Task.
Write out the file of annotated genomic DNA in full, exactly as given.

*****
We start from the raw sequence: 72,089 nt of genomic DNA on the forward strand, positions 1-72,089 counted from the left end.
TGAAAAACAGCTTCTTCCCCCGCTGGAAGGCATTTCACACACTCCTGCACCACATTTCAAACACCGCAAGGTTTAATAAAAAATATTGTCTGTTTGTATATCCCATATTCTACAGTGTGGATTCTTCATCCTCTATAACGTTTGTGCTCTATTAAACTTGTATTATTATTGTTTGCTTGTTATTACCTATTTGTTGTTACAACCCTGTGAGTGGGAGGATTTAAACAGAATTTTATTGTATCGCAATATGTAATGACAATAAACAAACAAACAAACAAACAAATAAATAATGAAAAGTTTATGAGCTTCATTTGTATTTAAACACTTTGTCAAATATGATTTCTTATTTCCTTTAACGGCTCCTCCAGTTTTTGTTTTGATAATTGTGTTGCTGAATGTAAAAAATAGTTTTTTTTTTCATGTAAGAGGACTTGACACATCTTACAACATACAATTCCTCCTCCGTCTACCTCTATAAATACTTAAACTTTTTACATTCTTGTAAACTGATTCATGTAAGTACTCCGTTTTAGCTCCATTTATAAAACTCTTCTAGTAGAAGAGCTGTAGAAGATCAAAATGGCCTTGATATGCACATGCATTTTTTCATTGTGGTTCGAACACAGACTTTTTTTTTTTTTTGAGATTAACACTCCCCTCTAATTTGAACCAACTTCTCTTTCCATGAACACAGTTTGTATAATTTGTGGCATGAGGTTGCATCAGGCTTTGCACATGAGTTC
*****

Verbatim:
We start from the raw sequence: 72,089 nt of genomic DNA on the forward strand, positions 1-72,089 counted from the left end.
TGAAAAACAGCTTCTTCCCCCGCTGGAAGGCATTTCACACACTCCTGCACCACATTTCAAACACCGCAAGGTTTAATAAAAAATATTGTCTGTTTGTATATCCCATATTCTACAGTGTGGATTCTTCATCCTCTATAACGTTTGTGCTCTATTAAACTTGTATTATTATTGTTTGCTTGTTATTACCTATTTGTTGTTACAACCCTGTGAGTGGGAGGATTTAAACAGAATTTTATTGTATCGCAATATGTAATGACAATAAACAAACAAACAAACAAACAAATAAATAATGAAAAGTTTATGAGCTTCATTTGTATTTAAACACTTTGTCAAATATGATTTCTTATTTCCTTTAACGGCTCCTCCAGTTTTTGTTTTGATAATTGTGTTGCTGAATGTAAAAAATAGTTTTTTTTTTCATGTAAGAGGACTTGACACATCTTACAACATACAATTCCTCCTCCGTCTACCTCTATAAATACTTAAACTTTTTACATTCTTGTAAACTGATTCATGTAAGTACTCCGTTTTAGCTCCATTTATAAAACTCTTCTAGTAGAAGAGCTGTAGAAGATCAAAATGGCCTTGATATGCACATGCATTTTTTCATTGTGGTTCGAACACAGACTTTTTTTTTTTTTTGAGATTAACACTCCCCTCTAATTTGAACCAACTTCTCTTTCCATGAACACAGTTTGTATAATTTGTGGCATGAGGTTGCATCAGGCTTTGCACATGAGTTC